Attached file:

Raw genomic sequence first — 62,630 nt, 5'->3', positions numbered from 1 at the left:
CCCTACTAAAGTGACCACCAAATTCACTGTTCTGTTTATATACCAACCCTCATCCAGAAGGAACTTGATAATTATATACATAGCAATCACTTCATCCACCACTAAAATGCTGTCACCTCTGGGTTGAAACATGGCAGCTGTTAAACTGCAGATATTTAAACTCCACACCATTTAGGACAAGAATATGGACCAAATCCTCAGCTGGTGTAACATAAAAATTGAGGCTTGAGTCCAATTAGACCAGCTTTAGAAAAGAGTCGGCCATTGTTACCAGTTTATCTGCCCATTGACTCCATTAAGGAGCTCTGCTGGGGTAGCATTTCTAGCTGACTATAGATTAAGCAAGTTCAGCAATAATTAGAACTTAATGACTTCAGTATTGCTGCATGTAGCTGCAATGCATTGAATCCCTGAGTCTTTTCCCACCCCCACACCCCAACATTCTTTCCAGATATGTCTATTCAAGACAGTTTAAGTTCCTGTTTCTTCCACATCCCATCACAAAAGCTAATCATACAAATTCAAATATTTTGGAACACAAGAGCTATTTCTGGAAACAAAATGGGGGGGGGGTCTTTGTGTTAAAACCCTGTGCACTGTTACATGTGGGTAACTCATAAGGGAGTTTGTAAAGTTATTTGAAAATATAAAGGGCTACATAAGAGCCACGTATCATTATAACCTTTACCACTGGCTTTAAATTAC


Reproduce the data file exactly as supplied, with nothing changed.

Raw genomic sequence first — 62,630 nt, 5'->3', positions numbered from 1 at the left:
CCCTACTAAAGTGACCACCAAATTCACTGTTCTGTTTATATACCAACCCTCATCCAGAAGGAACTTGATAATTATATACATAGCAATCACTTCATCCACCACTAAAATGCTGTCACCTCTGGGTTGAAACATGGCAGCTGTTAAACTGCAGATATTTAAACTCCACACCATTTAGGACAAGAATATGGACCAAATCCTCAGCTGGTGTAACATAAAAATTGAGGCTTGAGTCCAATTAGACCAGCTTTAGAAAAGAGTCGGCCATTGTTACCAGTTTATCTGCCCATTGACTCCATTAAGGAGCTCTGCTGGGGTAGCATTTCTAGCTGACTATAGATTAAGCAAGTTCAGCAATAATTAGAACTTAATGACTTCAGTATTGCTGCATGTAGCTGCAATGCATTGAATCCCTGAGTCTTTTCCCACCCCCACACCCCAACATTCTTTCCAGATATGTCTATTCAAGACAGTTTAAGTTCCTGTTTCTTCCACATCCCATCACAAAAGCTAATCATACAAATTCAAATATTTTGGAACACAAGAGCTATTTCTGGAAACAAAATGGGGGGGGGGTCTTTGTGTTAAAACCCTGTGCACTGTTACATGTGGGTAACTCATAAGGGAGTTTGTAAAGTTATTTGAAAATATAAAGGGCTACATAAGAGCCACGTATCATTATAACCTTTACCACTGGCTTTAAATTAC